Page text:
While Davis may be overstating the case slightly, he makes a compelling argument that voter perceptions of the two parties have shifted in a negative way for Republicans as a result of the focus by some of the most vocal elements of the party on gay rights, abortion and other social issues.

With Republicans regarded as "far out" on social issues, President-elect Barack Obama was able to co-opt the vast middle with a message of moderation on social issues and, with that hurdle cleared, speak to that critical voting bloc on the economic issues on which the election pivoted.

Davis also specifically points at immigration issue as a milestone in the GOP loss of favor in the U.S.; an issue the social conservatives Republicans and their mouthpieces hit hard on throughout late 2007 and into 2008.

Davis's other major indictment of the GOP? The wholesale rejection of attempts to court black and Hispanic voters. "We've long-since given up on the African-American vote," he writes. "We're forfeiting the Hispanic vote with unwarranted and unsavory vitriol against immigrants."

Davis has a high-profile supporter in this point -- President George W. Bush. At a press conference on Monday, Bush said that for the GOP to make a comeback its "message has got to be that different points of view are included in the party. ... If the image is we don't like immigrants, then there's probably somebody else out there saying, well, if they don't like the immigrants, they probably don't like me, as well."

Examples abound across the blogosphere of social conservatives who railed at Bush for taking that stance, and once again I offer no resistance to their railings. I'll hand them all the shovels they need to continue digging that hole...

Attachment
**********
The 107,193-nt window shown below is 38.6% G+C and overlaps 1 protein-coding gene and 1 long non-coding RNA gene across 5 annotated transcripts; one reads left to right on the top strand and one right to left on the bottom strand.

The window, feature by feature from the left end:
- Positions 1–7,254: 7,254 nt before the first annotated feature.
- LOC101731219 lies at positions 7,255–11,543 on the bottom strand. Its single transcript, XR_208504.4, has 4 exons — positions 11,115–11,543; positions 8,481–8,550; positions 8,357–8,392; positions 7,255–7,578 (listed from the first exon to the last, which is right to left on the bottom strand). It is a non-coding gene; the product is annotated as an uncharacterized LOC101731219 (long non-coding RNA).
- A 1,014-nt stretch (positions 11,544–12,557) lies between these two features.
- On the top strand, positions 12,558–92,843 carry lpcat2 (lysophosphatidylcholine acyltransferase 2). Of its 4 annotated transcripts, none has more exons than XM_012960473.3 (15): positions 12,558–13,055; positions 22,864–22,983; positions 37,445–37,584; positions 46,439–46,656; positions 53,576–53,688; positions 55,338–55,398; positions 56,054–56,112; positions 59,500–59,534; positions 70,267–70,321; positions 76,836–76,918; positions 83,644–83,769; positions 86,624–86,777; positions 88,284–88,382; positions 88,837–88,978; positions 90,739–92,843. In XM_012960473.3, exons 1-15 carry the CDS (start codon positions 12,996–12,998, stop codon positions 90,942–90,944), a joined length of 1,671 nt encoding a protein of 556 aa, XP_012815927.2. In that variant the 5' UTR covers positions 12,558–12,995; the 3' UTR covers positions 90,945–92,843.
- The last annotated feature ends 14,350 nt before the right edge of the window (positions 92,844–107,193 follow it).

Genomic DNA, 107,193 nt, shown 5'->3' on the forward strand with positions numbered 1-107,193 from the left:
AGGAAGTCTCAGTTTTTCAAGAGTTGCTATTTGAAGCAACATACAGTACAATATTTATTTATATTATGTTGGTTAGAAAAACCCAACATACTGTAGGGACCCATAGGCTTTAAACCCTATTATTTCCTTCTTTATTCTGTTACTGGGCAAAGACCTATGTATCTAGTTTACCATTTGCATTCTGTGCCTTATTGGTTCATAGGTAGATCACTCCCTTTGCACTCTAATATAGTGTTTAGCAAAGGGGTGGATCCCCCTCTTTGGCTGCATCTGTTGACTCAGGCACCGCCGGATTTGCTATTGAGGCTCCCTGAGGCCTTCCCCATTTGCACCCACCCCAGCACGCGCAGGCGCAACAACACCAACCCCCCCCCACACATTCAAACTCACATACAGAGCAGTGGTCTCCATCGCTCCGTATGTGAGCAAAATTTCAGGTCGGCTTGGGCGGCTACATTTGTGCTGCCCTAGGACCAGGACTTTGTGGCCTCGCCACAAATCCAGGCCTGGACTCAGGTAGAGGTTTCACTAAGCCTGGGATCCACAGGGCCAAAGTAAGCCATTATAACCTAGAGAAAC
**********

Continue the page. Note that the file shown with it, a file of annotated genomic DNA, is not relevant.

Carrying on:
And regarding those same social conservatives who insist that the GOP become even more "Reagan-Conservative" Cillizza writes:

As for those who insist that the Republican party has to return to its conservative roots, Davis argues that such a statement ignores electoral reality. "I've heard much talk of going back to our conservative roots, to the issues that helped us win in 1980 and 1994," writes Davis. "That issue matrix has changed so much as to be nearly unrecognizable now."

The conservative blogosphere has deep social conservatives roots. Rooting out that viewpoint as the prominent and loudest voice is step one to rebuilding the Republican Party...

....but don't tell them, whatever you do. The louder that the hard-core social conservative asses bellow and bray the better our chances are in the 2010 election.

Shovel, anyone?

Note: Wizbang Blue is now closed and our authors have moved on. Paul Hooson can now be found at Wizbang Pop!. Please come see him there!

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Comments (9)


i'm a little confused. you make the arguement that it is the social conservatives who are causing the the GOP to go down hill, and then you bring in the people who were against immigration reform (as proposed). Which is it? Or is it both? Because they aren't necessarily the same people.

Lee Ward:

You're right, ke-future. While Cillizza referred to "Davis's other major indictment of the GOP" my use of the term "social conservatives" here was confusing and incorrect.